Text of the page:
obelian : early big wave design history, 1989
Surfer, Volume 30 Number 10, 1989, pages 104-105.Give It the Axe
Early Development of the Modern Gun
by George Orbelian
Board, Axe and Knife
Photograph : Gary Lynch, page 104.
Takaki and George Downing were introduced to fiberglass by
in June 1948.
They met Simmons in California on their first surf safari outside the Islands.
Simmons showed them his first unfinished prototype: a lightweight surf- board made with balsa rails, a plywood inlay deck/bottom and a styrofoam-filled core (shaped to fill the hollow cavity of the board).
The balsa rails were foiled both in length and cross-section.
The deck line on the bow was scooped more than any they had done or seen as of that date.
Simmons told them that to build a board of this type he had to use fiberglass for waterproofing/sealing of the glue seams, and estimated the firiished weight to be 30 pounds (boards at that time were 50-120 pounds).
He also showed them how fiberglass could be used to hold together a bad/failed seam by fixing Downing's wing-nose, which had broken off that day after running into the pier at Malibu during a kick-out.
They watched Simmons fix the board that night, and were introduced to the complete fiberglassing process.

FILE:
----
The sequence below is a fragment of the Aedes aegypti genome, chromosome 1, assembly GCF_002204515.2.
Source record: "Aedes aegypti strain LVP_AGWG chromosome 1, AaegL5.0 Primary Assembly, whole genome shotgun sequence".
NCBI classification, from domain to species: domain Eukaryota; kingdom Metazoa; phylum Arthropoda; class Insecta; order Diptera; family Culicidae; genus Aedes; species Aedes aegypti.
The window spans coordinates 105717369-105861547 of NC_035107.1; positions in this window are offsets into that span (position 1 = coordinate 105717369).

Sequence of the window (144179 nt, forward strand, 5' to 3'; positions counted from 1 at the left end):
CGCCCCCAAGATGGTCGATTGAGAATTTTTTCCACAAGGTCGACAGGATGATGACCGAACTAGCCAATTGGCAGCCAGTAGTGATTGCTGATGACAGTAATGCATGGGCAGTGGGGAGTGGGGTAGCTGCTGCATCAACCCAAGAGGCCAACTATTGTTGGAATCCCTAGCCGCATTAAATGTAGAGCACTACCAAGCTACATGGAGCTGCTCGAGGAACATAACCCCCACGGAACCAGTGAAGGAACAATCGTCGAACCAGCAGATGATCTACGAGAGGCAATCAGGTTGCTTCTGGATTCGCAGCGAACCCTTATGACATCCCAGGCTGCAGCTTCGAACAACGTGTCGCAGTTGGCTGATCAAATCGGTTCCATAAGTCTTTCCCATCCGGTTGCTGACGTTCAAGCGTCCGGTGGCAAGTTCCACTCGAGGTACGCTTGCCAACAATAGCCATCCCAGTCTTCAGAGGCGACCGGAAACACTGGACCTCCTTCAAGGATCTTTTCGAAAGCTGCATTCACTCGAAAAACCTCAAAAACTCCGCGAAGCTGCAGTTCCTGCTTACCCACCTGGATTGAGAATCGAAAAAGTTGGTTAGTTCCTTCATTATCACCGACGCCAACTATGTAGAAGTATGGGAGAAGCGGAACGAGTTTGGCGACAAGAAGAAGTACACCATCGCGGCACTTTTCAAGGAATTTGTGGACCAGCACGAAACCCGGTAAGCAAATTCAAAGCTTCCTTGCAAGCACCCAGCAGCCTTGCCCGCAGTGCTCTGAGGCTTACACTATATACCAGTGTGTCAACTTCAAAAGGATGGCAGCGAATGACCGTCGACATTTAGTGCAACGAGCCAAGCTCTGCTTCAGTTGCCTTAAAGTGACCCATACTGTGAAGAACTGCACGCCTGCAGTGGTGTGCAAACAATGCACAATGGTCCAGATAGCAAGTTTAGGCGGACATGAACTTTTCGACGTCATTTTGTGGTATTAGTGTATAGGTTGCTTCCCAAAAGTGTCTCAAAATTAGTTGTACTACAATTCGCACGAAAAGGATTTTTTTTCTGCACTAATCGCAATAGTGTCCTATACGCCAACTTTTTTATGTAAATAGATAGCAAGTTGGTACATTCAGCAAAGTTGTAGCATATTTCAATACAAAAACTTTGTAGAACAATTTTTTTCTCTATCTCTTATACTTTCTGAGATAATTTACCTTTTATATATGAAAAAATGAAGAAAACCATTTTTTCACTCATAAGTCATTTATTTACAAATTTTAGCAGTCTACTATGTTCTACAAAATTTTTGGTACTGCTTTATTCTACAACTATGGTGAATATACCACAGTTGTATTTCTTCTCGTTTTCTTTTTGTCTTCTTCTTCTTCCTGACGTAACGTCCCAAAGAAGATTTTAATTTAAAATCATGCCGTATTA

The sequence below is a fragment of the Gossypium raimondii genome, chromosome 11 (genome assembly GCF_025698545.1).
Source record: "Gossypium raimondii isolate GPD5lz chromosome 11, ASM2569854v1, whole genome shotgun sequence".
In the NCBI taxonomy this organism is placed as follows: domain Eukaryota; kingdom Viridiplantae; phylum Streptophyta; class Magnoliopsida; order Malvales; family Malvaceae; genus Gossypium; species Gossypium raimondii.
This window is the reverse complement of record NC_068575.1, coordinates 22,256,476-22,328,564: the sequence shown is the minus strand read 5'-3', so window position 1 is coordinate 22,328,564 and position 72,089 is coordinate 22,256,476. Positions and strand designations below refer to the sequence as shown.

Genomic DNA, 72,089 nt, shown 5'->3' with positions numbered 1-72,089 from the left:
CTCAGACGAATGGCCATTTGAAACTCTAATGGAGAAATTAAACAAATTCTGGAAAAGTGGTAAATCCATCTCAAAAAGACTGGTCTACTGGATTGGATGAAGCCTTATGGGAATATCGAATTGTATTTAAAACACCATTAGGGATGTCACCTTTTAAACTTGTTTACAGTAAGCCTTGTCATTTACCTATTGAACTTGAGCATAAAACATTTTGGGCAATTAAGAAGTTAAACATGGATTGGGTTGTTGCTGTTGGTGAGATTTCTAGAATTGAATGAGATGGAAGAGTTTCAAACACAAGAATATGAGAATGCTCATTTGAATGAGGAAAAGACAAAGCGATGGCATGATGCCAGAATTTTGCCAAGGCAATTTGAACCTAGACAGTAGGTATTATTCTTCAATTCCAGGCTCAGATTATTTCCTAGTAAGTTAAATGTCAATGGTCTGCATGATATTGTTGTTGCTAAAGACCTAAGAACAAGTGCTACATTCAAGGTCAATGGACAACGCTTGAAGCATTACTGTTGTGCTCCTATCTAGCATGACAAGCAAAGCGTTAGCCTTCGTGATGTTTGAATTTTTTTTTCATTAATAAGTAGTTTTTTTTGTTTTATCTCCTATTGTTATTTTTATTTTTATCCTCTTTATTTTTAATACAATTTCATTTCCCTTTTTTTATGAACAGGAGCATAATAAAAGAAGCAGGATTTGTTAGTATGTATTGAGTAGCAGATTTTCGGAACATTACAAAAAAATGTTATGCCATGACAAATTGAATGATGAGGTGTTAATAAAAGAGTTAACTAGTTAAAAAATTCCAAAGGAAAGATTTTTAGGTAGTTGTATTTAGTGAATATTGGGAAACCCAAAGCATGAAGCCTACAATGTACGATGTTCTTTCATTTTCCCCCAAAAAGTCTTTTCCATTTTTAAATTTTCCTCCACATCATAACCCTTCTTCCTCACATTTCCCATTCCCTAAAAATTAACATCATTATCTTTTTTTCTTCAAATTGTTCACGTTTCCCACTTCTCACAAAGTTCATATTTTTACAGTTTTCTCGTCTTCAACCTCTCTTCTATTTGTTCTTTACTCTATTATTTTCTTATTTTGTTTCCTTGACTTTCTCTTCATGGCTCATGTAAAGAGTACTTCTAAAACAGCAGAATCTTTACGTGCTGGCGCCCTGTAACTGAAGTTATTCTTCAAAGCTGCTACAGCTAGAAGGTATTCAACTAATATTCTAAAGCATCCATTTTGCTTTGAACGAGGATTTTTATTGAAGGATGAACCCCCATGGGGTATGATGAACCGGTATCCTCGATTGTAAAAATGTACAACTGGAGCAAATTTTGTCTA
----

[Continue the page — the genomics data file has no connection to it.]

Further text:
Classic men, classic equipment :
John Kelly, Wally Froiseth, George Downing,
credited with reinventing the big wave surfboard in 1936.
Photograph : Gary Lynch, page 106.
Back in Hawaii, Brown, Froiseth and Downing decided to work with lighter boards, and started to experiment with the skeg.
The first skeg they used was one taken from a water-ski, which was both troublesome to attach and dangerous.
As they lightened boards and reduced bottom curves, the tails started sliding-ass again, which convinced them the skeg needed more attention, if they were to continue on this design approach.
Because of the time involved in fiberglassing a skeg onto a board, Downing invented a wooden skeg/fin box, which he made out of teak.
He built a new balsa/redwood board, fiberglassed it, installed the box and started experimenting with skeg sizes and shapes made of wood.
Once he got the right skeg in the right spot, it was fiberglassed to the box.
2. For Catalogue details for two boards referred to in the above article - click images below.